2. One J.A. Davison wrote a fascinating essay about Athens' centuries-long period of "proto-literacy" during the shift from orality to literacy. Some excerpts:
The view that I am putting forward, then, may be summed up as follows: the coming of the alphabet to Greece led within a generation to a considerable outburst of activity among those literary men who had grasped the value of the new technique as a means of preserving literary works independently of the not always available (or, if available, not always reliable) human memory; and thenceforth it became standard practice for an author to have at least one copy made of his works, to ensure that later performances might have the benefit of an authentic text. Such authentic texts might be preserved by a guild of singers who had a special respect for the author (this is, I believe, the most probable explanation of the Homeridae), or by dedication at a shrine (as in the case of the very ancient copy of the Works and Days seen by Pausanias on Mt. Helicon; it was engraved on lead plates, and was therefore presumably the equivalent of what we should call "a library edition," comparable perhaps with the chained books of late mediaeval and Renaissance libraries). But it must be emphasized that even alphabetic writing is a laborious process, and that writing materials cannot have been cheap in the seventh century (even in the fifth a new papyrus roll cost 2 dr.), so that even if there had been a public for written literature (as distinct from audiences for more or less formal recitations), it is unlikely that a text of the Iliad, or even of the Epodes of Archilochus, could have been produced for public sale. The author himself, or his authorized representative(s), would have a copy; and how absolute property in such a copy was felt to be can be seen from the story, already known to Pindar, of how Homer dowered his daughter with the Cypria, or from the stories about Homer's relations with Creophylus. Such stories suggest that the author was confident that there was no other copy of the poem in existence, and that the exclusive right of recitation thus conferred might prove a fairly valuable endowment.....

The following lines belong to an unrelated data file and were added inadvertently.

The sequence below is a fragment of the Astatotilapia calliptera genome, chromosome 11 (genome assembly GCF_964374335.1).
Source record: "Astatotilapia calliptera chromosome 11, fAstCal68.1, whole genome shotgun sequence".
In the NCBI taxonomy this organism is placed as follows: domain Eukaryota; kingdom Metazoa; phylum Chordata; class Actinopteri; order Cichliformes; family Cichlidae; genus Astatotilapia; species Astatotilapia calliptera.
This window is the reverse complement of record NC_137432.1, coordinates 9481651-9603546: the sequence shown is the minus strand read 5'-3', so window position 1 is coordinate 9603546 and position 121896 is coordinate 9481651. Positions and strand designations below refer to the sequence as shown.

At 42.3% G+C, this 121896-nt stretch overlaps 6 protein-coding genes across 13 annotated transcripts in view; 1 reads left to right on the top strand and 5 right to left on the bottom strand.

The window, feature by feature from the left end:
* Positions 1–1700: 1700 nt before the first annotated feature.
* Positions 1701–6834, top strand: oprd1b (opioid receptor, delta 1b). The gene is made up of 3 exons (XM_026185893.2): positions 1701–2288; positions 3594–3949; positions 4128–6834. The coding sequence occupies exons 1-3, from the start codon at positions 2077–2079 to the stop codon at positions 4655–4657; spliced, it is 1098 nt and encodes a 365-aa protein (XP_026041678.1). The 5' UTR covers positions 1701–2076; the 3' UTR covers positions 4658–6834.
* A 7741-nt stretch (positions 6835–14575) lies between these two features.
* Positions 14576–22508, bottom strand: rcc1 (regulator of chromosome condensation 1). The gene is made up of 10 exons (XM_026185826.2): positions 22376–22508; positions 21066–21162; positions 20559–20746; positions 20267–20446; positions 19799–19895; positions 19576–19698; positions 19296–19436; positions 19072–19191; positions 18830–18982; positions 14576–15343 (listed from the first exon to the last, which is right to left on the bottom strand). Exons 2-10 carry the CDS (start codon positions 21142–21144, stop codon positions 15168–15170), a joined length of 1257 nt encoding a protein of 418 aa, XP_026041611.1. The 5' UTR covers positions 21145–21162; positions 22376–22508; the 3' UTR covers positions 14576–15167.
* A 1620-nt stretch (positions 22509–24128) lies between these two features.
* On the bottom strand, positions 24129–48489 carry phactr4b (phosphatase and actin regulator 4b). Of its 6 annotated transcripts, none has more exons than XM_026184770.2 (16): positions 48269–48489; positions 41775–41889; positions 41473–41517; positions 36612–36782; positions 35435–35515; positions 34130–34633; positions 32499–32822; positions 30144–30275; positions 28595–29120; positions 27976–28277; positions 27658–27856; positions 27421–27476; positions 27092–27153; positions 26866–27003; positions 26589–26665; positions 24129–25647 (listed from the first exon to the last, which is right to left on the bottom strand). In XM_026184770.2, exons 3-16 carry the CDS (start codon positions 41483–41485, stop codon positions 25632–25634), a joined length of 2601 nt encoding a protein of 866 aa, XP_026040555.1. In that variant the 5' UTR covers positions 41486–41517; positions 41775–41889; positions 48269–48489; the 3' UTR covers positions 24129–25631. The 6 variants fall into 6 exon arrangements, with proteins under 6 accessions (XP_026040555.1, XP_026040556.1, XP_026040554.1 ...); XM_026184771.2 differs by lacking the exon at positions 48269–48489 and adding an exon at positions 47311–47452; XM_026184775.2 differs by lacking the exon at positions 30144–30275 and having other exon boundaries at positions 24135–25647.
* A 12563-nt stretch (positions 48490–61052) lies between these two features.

That Trollope's distinction between "the adequate use of a book" and "the absolute faculty of reading" expresses a fundamental truth, no one who reads these pages will doubt. Many people who can "read written hand" (a far more advanced stage in the art of reading than to be able to read "printing letters") will not read even print if they can possibly help it; and even vital notices may well go unread because they do not look interesting. There was, I imagine, more public reading matter in fifth-century Athens relatively to the population than there has been in any society since the fall of Athenian democracy; but I wonder how many people read the Periclean inscriptions which modern epigraphists would "give their ears" to be able to copy. But however little of these inscriptions or anything else the average Athenian read, if he cared about literature or music at all, he took them in through the ears, and in concentrated doses such as would stagger even the most persistent seeker after culture at the Edinburgh festival to-day.

If you are able, I would also recommend glancing at Eric A. Havelock's "The Preliteracy of the Greeks."

3. Hmm. I'm adding "how Shi Nai'an's Outlaws of the Marsh is a distant predecessor to Chris Claremont's Uncanny X-Men" to the very bottom of my things-to-write queue.


  1. In film circles the various narratives that the Marvel movies run with have become increasingly exhausting - starting out with the "new mythology" touted around the time of the first Avengers and now, 20 movies in, that they are delivering important, first-time "representation." The last one's noble in a sense, obviously, but kind of ridiculous, especially when it's used in tandem with Captain Marvel's Air Force propagandizing. We're left with really portentous language to justify the whole endeavor.

    Like you mention, mythology doesn't have a copyright, is not owned and executed by a small board of directors, etc. And in comics (probably not as much, but close to the games industry), individual creators are so often shafted by the corporate side.